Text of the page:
Not all that surprising, the CoE has been increasingly infested with leftists for years now.
LONDON – Jewish and Christian community leaders have expressed widespread concern that the Church of England, the country’s officially established Christian church, is next week set to discuss formally deepening links with a politicized anti-Israel group.
On Tuesday, the General Synod in York, the Church’s national assembly and highest legislative body, will vote on a motion that seeks to formally adopt the Church’s links with the Ecumenical Accompaniment Program in Palestine and Israel (EAPPI).
The motion encourages parishioners to take part in the program – which brings internationals to the West Bank to experience “life under occupation,” according to its website – and urges churches to make use of the experiences of returning participants.
However EAPPI – founded by the World Council of Churches and supported in the UK by Christian Aid and the Quakers – are considered to be a controversial group and stand accused of being anti-Israel advocates whose work “runs the risk of leading to anti-Jewish sentiment.” “EAPPI is a one-sided advocacy group promoting the Durban strategy of boycotts, divestment and sanctions against Israel, supporting the Palestinian claim of a ‘right of return,’ which is code for ending Israeli sovereignty, and systematically ignoring continuous Palestinian terror attacks against Israeli civilians – each one a war crime,” Yitzhak Santis, chief programs officer at the Jerusalem-based NGO Monitor, told The Jerusalem Post.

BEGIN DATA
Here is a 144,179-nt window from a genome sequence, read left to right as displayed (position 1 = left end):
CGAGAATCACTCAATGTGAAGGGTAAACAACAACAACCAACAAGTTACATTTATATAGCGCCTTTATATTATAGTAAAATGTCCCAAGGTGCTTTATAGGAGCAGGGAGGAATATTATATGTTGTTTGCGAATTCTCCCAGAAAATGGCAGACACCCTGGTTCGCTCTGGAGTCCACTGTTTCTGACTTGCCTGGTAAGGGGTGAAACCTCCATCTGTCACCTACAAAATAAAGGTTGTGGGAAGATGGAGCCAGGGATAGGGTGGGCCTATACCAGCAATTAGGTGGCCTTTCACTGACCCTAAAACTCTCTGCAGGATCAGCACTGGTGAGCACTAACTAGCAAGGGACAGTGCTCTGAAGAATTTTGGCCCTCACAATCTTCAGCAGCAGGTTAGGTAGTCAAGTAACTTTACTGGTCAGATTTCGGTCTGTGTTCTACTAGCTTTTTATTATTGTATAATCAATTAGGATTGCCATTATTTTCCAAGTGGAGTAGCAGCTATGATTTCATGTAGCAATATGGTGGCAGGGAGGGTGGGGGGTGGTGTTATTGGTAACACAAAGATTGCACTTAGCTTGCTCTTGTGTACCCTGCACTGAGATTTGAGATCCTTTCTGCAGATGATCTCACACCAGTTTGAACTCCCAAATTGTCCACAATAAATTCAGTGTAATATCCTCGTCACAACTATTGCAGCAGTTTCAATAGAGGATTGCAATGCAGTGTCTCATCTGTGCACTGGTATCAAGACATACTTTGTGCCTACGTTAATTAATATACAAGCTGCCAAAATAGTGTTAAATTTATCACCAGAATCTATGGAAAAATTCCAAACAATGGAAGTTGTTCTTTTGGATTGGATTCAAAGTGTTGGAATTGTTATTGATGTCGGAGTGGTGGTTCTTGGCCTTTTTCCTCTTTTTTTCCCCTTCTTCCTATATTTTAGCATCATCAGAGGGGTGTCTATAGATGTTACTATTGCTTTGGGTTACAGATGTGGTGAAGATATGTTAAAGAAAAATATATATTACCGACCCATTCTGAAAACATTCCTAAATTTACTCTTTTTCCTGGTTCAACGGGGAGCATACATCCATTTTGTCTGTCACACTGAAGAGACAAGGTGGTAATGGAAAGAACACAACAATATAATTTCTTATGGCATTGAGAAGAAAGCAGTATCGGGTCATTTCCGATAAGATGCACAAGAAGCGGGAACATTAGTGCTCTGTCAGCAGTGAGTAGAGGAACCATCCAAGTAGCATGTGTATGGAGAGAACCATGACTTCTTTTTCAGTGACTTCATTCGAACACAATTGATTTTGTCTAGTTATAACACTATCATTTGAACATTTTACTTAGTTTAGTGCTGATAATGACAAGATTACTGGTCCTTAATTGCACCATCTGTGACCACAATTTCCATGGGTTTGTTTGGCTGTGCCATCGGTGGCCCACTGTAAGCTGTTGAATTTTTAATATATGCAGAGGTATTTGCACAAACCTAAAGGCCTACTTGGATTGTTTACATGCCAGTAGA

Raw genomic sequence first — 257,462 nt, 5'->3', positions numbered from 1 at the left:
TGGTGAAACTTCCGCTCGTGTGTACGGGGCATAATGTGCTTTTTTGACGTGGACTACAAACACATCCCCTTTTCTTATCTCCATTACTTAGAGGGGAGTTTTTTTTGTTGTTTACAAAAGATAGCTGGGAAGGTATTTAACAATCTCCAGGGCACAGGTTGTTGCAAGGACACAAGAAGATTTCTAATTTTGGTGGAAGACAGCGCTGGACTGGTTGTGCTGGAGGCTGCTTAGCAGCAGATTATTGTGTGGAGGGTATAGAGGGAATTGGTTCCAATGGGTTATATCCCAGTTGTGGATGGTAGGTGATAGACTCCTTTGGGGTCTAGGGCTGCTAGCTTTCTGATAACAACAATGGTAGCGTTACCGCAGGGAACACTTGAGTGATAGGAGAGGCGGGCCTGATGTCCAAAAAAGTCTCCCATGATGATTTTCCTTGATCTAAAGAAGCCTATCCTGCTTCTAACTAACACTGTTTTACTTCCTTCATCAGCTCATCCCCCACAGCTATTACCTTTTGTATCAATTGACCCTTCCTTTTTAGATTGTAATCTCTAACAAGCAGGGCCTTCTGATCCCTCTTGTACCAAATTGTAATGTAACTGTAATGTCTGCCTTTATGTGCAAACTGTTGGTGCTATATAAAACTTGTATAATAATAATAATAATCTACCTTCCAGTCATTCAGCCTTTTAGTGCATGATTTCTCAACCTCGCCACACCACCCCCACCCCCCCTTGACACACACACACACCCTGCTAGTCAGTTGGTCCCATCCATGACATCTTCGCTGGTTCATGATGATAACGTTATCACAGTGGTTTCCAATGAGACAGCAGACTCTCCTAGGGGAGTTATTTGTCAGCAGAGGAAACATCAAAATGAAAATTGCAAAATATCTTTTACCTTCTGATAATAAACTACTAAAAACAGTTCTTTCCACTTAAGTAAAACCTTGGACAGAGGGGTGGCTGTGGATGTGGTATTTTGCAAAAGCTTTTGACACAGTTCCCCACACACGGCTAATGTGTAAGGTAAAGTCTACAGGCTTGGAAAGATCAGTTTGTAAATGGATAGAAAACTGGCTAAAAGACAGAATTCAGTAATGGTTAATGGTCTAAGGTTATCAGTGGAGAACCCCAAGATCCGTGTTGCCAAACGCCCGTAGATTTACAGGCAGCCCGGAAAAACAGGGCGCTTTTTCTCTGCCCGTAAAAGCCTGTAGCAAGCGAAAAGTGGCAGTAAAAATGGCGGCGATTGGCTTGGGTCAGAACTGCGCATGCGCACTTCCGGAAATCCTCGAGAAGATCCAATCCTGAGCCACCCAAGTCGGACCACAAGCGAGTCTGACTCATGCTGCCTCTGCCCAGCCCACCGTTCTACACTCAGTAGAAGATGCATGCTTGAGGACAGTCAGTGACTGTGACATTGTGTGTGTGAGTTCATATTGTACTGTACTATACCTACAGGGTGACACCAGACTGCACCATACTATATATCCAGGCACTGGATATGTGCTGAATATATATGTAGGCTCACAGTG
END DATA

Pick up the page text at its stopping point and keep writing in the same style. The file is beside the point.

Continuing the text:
The decision to discuss the motion has led to an outcry in the Jewish community, with British Chief Rabbi Jonathan Sacks and the Board of Deputies of British Jews leading protests.
Alarmed that it could raise the group’s profile and legitimacy, the Board of Deputies has sent a letter to all synod participants outlining their concerns.